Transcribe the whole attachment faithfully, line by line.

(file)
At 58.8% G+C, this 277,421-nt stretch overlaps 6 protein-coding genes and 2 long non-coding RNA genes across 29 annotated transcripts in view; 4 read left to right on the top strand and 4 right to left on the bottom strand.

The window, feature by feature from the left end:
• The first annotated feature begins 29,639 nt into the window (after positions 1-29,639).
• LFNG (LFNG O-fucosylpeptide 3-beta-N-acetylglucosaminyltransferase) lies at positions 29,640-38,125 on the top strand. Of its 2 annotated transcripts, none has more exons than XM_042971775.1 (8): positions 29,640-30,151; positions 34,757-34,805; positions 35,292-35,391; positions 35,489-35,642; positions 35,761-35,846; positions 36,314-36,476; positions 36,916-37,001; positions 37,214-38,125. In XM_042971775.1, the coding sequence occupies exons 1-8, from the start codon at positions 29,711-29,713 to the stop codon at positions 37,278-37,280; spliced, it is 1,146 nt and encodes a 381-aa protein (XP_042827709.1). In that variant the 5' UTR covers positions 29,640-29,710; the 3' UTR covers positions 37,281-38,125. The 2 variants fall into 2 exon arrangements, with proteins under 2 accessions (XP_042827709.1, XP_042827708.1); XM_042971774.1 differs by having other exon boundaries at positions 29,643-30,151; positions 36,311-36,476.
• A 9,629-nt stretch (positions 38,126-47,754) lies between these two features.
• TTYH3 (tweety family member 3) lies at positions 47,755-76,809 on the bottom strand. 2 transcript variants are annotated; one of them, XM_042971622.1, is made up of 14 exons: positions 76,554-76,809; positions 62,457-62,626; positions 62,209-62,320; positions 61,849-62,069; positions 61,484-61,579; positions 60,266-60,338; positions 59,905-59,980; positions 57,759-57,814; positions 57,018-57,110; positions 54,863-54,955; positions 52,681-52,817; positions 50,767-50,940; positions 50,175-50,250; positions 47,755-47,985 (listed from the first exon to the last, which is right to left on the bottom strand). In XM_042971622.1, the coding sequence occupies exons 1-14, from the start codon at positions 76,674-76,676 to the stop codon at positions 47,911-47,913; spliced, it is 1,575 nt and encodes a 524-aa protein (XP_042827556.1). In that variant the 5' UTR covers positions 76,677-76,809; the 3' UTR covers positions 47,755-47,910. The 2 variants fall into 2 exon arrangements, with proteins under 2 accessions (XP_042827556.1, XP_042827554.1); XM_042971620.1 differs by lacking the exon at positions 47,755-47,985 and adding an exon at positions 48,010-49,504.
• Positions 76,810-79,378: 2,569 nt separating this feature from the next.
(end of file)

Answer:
At 58.8% G+C, this 277,421-nt stretch overlaps 6 protein-coding genes and 2 long non-coding RNA genes across 29 annotated transcripts in view; 4 read left to right on the top strand and 4 right to left on the bottom strand.

The window, feature by feature from the left end:
• The first annotated feature begins 29,639 nt into the window (after positions 1-29,639).
• LFNG (LFNG O-fucosylpeptide 3-beta-N-acetylglucosaminyltransferase) lies at positions 29,640-38,125 on the top strand. Of its 2 annotated transcripts, none has more exons than XM_042971775.1 (8): positions 29,640-30,151; positions 34,757-34,805; positions 35,292-35,391; positions 35,489-35,642; positions 35,761-35,846; positions 36,314-36,476; positions 36,916-37,001; positions 37,214-38,125. In XM_042971775.1, the coding sequence occupies exons 1-8, from the start codon at positions 29,711-29,713 to the stop codon at positions 37,278-37,280; spliced, it is 1,146 nt and encodes a 381-aa protein (XP_042827709.1). In that variant the 5' UTR covers positions 29,640-29,710; the 3' UTR covers positions 37,281-38,125. The 2 variants fall into 2 exon arrangements, with proteins under 2 accessions (XP_042827709.1, XP_042827708.1); XM_042971774.1 differs by having other exon boundaries at positions 29,643-30,151; positions 36,311-36,476.
• A 9,629-nt stretch (positions 38,126-47,754) lies between these two features.
• TTYH3 (tweety family member 3) lies at positions 47,755-76,809 on the bottom strand. 2 transcript variants are annotated; one of them, XM_042971622.1, is made up of 14 exons: positions 76,554-76,809; positions 62,457-62,626; positions 62,209-62,320; positions 61,849-62,069; positions 61,484-61,579; positions 60,266-60,338; positions 59,905-59,980; positions 57,759-57,814; positions 57,018-57,110; positions 54,863-54,955; positions 52,681-52,817; positions 50,767-50,940; positions 50,175-50,250; positions 47,755-47,985 (listed from the first exon to the last, which is right to left on the bottom strand). In XM_042971622.1, the coding sequence occupies exons 1-14, from the start codon at positions 76,674-76,676 to the stop codon at positions 47,911-47,913; spliced, it is 1,575 nt and encodes a 524-aa protein (XP_042827556.1). In that variant the 5' UTR covers positions 76,677-76,809; the 3' UTR covers positions 47,755-47,910. The 2 variants fall into 2 exon arrangements, with proteins under 2 accessions (XP_042827556.1, XP_042827554.1); XM_042971620.1 differs by lacking the exon at positions 47,755-47,985 and adding an exon at positions 48,010-49,504.
• Positions 76,810-79,378: 2,569 nt separating this feature from the next.